If metacognition can be considered a hobby, then it is definitely one of mine. (I fully realize how nerdy that sounds.)
I love thinking about thinking! When you work with young children, you have to become a “thought detective”. Young children’s brains are developing so quickly and efficiently, and teachers have to know how to support that. We have to be able to speak and interpret lots of different languages, many of which are nonverbal. In order to do this, we have to really dig deep into our own analytical brains and constantly evaluate and reevaluate things we see happening in front of us.
We have to be able to think about children’s thinking, but also about our own! Every child is different, and teachers need to be able to approach each child as though they’ve never met any other child before. We need to push our brains to resist the temptation to rely too heavily on what we already know. We need to consciously seek new understandings that honor each child’s individuality. All of this takes a huge amount of self-determination and self-examination, and a dedication to thinking about our own thinking (whether we like it or not!)
I have come to love those moments when I realize I’ve been thinking about something or someone all wrong. I then have to spin my wheels trying to figure out what’s been going on in my brain in order to articulate my thinking and make shifts that will push me forward. (I just want to mention here that I appreciate my close friends and colleagues SO much…they don’t just tolerate this necessity. I happen to be lucky enough to be part of a school community that collectively appreciates and participates in this process! You know who you are.)
So what about coding?
I’ve shared before that I tend to be an over thinker. As I code, I have recently found myself ruminating on problems that I can solve by moving quicker, going back to the easiest possible solution, and trying to think in more black and white terms. As I’ve pushed myself to think faster and more logically, I’ve been trying to think about this thinking. The thing is…I’m having the darndest time thinking about my own thinking as I’m learning to code! My wheels are spinning, my thoughts are firing, and connections are being made. …but I just can’t figure out exactly what’s going on in there.
Part of my whole programming mission is to figure out firsthand what my brain does when I’m coding. I’ve asked on this blog: How will my thinking change, adapt, and innovate as I figure out more and more about writing programs? I hope to be able to articulate this in ways that are not only understandable, but interesting to other educators.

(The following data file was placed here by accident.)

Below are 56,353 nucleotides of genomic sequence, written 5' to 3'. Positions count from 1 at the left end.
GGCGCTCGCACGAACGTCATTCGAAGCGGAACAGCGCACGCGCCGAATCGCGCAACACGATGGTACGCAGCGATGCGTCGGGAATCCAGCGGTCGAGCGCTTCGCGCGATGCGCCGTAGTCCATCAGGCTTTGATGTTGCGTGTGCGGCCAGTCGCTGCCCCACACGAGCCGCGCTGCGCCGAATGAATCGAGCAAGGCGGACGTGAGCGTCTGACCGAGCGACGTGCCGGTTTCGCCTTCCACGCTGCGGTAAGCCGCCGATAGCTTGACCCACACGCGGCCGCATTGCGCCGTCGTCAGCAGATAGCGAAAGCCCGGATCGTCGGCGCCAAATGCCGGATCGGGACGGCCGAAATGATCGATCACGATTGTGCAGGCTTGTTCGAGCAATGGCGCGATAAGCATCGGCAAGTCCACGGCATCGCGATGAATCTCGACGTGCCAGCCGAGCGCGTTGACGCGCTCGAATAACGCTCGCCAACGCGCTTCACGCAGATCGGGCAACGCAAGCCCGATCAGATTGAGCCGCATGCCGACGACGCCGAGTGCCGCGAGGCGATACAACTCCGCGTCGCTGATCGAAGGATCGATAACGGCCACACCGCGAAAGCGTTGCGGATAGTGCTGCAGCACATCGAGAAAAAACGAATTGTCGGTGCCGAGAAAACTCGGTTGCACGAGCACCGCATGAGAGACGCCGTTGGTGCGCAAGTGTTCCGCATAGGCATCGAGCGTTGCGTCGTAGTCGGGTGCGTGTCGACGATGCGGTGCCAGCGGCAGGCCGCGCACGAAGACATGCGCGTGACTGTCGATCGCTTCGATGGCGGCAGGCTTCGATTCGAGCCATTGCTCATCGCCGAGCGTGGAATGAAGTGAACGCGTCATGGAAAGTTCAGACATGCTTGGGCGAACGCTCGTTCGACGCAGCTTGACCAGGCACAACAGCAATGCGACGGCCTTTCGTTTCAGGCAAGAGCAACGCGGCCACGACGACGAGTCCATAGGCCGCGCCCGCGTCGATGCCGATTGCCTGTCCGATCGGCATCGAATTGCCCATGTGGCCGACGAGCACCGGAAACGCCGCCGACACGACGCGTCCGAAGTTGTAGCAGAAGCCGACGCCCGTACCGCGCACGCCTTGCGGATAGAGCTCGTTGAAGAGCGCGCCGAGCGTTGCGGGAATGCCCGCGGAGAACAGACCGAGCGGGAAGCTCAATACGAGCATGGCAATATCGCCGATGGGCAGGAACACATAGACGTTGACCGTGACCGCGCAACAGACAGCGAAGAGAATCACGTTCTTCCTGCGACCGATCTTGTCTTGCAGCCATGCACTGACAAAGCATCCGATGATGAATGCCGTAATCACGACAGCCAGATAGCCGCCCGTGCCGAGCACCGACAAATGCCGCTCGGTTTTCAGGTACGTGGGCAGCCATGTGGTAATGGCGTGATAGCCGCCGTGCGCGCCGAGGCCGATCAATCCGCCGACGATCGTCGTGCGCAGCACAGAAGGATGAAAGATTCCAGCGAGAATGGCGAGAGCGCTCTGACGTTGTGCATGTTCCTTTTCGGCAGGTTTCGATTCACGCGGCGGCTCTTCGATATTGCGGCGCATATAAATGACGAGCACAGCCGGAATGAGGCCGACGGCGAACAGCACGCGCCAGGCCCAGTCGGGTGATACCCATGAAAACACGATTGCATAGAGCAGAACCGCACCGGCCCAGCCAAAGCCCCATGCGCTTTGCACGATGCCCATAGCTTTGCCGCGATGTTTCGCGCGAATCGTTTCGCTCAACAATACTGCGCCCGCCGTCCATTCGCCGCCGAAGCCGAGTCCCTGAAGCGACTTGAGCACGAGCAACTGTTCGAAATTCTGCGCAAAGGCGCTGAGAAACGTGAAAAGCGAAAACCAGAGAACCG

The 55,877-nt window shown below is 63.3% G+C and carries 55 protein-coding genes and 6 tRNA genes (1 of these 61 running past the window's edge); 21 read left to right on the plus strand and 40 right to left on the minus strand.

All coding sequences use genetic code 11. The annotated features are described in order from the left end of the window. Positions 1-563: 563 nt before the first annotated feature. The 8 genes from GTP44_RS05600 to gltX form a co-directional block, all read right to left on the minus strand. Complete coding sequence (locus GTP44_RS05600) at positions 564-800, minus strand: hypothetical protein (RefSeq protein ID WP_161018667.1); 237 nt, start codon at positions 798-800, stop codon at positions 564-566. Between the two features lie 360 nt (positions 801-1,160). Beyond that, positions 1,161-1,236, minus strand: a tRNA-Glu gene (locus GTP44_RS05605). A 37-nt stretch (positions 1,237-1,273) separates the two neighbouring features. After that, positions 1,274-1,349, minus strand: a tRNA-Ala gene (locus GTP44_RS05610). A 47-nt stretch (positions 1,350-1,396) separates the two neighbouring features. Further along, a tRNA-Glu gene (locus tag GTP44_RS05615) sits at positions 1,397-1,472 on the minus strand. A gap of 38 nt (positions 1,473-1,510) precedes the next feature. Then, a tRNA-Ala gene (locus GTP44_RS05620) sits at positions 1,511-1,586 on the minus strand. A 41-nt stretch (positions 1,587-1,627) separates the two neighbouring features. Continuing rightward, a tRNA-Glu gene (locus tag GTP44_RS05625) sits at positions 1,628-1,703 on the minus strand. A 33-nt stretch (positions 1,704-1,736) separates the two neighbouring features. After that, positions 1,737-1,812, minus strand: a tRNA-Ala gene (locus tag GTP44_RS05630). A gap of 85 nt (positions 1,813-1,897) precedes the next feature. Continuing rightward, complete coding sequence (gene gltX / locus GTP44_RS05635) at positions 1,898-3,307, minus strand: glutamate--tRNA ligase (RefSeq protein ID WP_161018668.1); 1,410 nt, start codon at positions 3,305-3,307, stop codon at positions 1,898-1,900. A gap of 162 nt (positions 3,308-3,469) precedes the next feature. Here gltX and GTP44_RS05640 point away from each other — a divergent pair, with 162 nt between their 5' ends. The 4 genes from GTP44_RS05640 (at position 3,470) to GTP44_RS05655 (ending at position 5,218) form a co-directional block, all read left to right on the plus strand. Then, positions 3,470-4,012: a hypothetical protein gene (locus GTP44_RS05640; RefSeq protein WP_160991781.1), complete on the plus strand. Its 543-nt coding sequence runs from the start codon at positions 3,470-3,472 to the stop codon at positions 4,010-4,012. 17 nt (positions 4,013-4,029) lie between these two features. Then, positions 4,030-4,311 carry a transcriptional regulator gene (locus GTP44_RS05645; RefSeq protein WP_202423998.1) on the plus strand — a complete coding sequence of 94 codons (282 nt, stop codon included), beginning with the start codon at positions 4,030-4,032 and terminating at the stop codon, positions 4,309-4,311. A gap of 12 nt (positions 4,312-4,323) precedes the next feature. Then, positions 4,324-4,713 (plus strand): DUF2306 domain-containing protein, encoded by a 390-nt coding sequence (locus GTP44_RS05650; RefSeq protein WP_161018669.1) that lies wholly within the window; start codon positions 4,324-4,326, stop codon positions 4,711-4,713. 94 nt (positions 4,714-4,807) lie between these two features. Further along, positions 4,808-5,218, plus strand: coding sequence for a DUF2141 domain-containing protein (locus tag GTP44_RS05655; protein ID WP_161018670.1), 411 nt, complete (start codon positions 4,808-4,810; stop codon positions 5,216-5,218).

So far, I’ve learned a lot about coding. I have am definitely more comfortable than I was when I started, and have written blog posts to this end. I just can’t seem to articulate the actual things my brain is doing when I’m actually writing code.
I know I’ve only been learning to code for a little over a month, so it’s not exactly reasonable to expect myself to be able to do this yet…I just find it strangely precarious to know that I’m learning, but not be able to verbally explain my thinking behind what or why.
I can’t help but wonder if this even matters. Is this conundrum simply my “typical” way of thinking trying to trip me up? Maybe the whole point is that I shouldn’t even be trying to think about my thinking, and I should just be letting the flow take over.
Tania Lombrozo Says: Learning to code is a good way to learn to think.
All I can say is I hope so! I have to trust that at some point I’ll be able to think about my new thinking, but for now I’ll try to be content with the new thinking itself. I’ll continue to plug away at my little programs, and try to not ruminate on this entanglement.
Who knows? Maybe someday I can figure out how to use programming to meta-process and demonstrate “coding cognition”. (Now THAT might be even nerdiest think I’ve ever said!)
Here are some great resources about coding and thinking:
An interesting read on the value of learning to code (and how it’s not necessarily about coding at all!): http://www.npr.org/blogs/13.7/2014/06/09/320309576/learn-to-code-learn-to-think
Google’s helpful breakdown of computational thinking: http://www.google.com/edu/programs/exploring-computational-thinking/
A delightful feed of short and sweet tidbits on programming and software development: http://www.codingthoughts.net/
I am curious:
Programmers (seasoned or new): How does metacognition impact what you do? (Or does it?)
Everyone: Have you ever experienced an inability to think about your own thinking as you learn something brand new?